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Park City businesses think outside the domestic box

The prevalence of the English language makes international business a snap for many Park City businesses.

Importing and exporting can be tricky business, as evidenced by the difficulty of Seinfeld’s George Costanza in defining the career of the imaginary Art Vandalay in Part Two of The Cadillac episode.

Whether its importing chips, exporting diapers or selling really long matches, doing cross-border business has its challenges, but can significantly enlarge markets and reduce costs.

"Our foreign business is fairly modest compared to U.S. sales," explained Dave Vance with Au Naturel, a subsidiary of Nutraceutical Int’l Corp. "We do it for the growth factor. The U.S. market won’t grow indefinitely."

Wes Garrett, international sales manger for SoundTube Entertainment, based in Park City, said his company started exporting because they offered something no one else had.

"It’s a unique product that solved problems in commercial audio no one else was able to provide," he said. "A lot of trade shows are internationally attended. We made contacts there."

Linda Kennedy, owner of Loksak Inc. (formerly Watchful Eye Designs) based in Park City, said the same thing. She started marketing her resealable hermetic bags at trade shows and found international customers. With a little Internet research, she found more.

"I thought, ‘Why not?’ I sell all over the U.S., now I export to 30 different countries," she said.

Kennedy said she found the transition to be easy. She partly credits her ability to "figure things out" quickly.

One factor that makes all this possible is the pervasiveness of the English language. Business contacts around the world tend to know some English, doing away with the language barrier. Some businesses still employ people with foreign language skills to help with sales and marketing, but it isn’t necessary to get by.

"Everyone speaks good English, everyone emails in English," Kennedy said.

Au Naturel’s Vance agreed.

"In most markets, places have employees with some English ability. It helps to have employees who speak other languages, but it’s no longer essential, English is pretty widely spoken," he said.

Garrett attributes the fact to the type of industry he’s in.

"Our products are technology based, so most people we work with are engineering focused, and engineers train in English all over the world," he explained.

That said, moving products from country to country can get complicated.

Backcountry.com, an outdoor retailer, has customers around the world since outdoor recreation is a global hobby. But its marketing material is all in English, and has a definite American flavor to it, said Scott Klossner, chief financial officer.

Getting a larger share of the market in Canada, for example, would mean translating materials, all the way down to the labels on the product, into French. Also, European ski retailers market with a different flavor than American companies, and Backcountry.com would have to get savvy to that, he said.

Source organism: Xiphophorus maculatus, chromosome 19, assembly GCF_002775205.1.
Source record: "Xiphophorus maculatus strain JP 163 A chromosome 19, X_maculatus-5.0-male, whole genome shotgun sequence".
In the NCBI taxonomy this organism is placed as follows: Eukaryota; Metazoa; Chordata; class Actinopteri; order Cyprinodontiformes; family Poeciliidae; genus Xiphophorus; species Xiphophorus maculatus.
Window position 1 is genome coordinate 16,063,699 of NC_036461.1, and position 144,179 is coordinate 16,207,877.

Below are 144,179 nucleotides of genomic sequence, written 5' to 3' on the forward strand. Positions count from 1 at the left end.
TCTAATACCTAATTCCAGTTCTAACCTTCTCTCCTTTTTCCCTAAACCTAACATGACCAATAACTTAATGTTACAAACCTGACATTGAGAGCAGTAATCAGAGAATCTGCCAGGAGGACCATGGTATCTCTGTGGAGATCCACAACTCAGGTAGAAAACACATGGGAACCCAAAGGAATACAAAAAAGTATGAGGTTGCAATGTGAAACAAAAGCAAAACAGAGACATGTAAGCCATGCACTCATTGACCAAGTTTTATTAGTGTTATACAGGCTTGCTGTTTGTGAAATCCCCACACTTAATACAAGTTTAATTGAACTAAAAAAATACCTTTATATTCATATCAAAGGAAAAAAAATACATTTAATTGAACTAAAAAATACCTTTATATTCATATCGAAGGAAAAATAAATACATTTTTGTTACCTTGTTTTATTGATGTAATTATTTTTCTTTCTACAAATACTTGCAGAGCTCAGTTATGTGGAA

Au Naturel sells dietary supplements. Since they are health-related pills, some countries make the company adhere to regulations set for pharmaceuticals. Some countries’ rules are determined by ingredients, which is complicated when a supplement contains more than one.

Some governments, like Malaysia, require complicated and expensive registration. Others, like Japan, just verbally ask if the product has been approved for import.

Before setting up a deal with a distributor, they have to find out if the customer understands her country’s regulations, markets, and if it makes sense to do business there, Vance explained.

This investment of research can be a problem in and of itself, said Klossner of Backcountry.com.

His company, as a retailer, was importing and exporting from the beginning. But he sees many companies try to start going international, and end up pulling attention away from their core markets.

"Anytime you invest that amount of manpower, you risk losing focus," Klossner said.

If a CEO is already working 60 hours a week, and the company adds international business to the palate, does he work more hours, does something else get pushed aside, or does he hire more people? Usually stuff just gets pushed aside, Klossner said.

"You must be prepared from a human capital standpoint," he said.

Garrett of SoundTube Entertainment said he was hired specifically to handle international sales. He looks at what companies are selling similar products in markets he’d like to be in, and then contacts distributors there with his information.

Getting the right overseas partners is key, he said. After doing research on a market, he’ll travel there himself to set things up. That’s a big investment and he has to be sure it will be worthwhile before he books the trip.

Logistics is his biggest challenge, Garrett said.

They can import raw materials in bulk, which is inexpensive, but sending the finished product to a customer in a far-away corner of the world gets complicated.

"Our products are bulky and relatively inexpensive, so the cost of shipping is a large percentage," he explained. "Access to Eastern European markets isn’t cost effective right now."

Overall, the current economic trends bode well for Park City businesses, said Bill Malone, executive director of the Park City Chamber/Bureau.

The weak dollar is making the consumption of Park City products more affordable. Countries with no language barrier at all, such as Australia and the United Kingdom, are easy places to take advantage of this trend, he said.

Many of these companies do their shipping from other Utah communities.

Loksak has a warehouse in Lindon, Au Naturel ships its products out of Ogden, and Backcountry.com has its warehouse in West Valley City.


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